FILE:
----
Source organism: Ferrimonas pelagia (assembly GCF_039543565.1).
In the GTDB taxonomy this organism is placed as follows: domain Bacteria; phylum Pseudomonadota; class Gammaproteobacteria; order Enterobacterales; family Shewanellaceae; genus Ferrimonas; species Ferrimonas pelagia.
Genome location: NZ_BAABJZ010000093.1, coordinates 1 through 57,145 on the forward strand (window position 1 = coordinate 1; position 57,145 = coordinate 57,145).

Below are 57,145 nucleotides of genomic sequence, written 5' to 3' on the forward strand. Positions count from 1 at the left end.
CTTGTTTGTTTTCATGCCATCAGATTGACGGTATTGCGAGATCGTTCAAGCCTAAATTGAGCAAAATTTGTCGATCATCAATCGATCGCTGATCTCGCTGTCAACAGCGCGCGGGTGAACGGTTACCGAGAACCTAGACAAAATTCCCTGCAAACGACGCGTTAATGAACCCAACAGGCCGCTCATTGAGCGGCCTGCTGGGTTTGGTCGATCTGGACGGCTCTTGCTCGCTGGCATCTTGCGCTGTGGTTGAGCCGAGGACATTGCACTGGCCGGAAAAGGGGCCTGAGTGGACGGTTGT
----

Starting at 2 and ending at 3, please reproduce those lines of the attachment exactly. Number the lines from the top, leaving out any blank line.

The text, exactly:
In the GTDB taxonomy this organism is placed as follows: domain Bacteria; phylum Pseudomonadota; class Gammaproteobacteria; order Enterobacterales; family Shewanellaceae; genus Ferrimonas; species Ferrimonas pelagia.
Genome location: NZ_BAABJZ010000093.1, coordinates 1 through 57,145 on the forward strand (window position 1 = coordinate 1; position 57,145 = coordinate 57,145).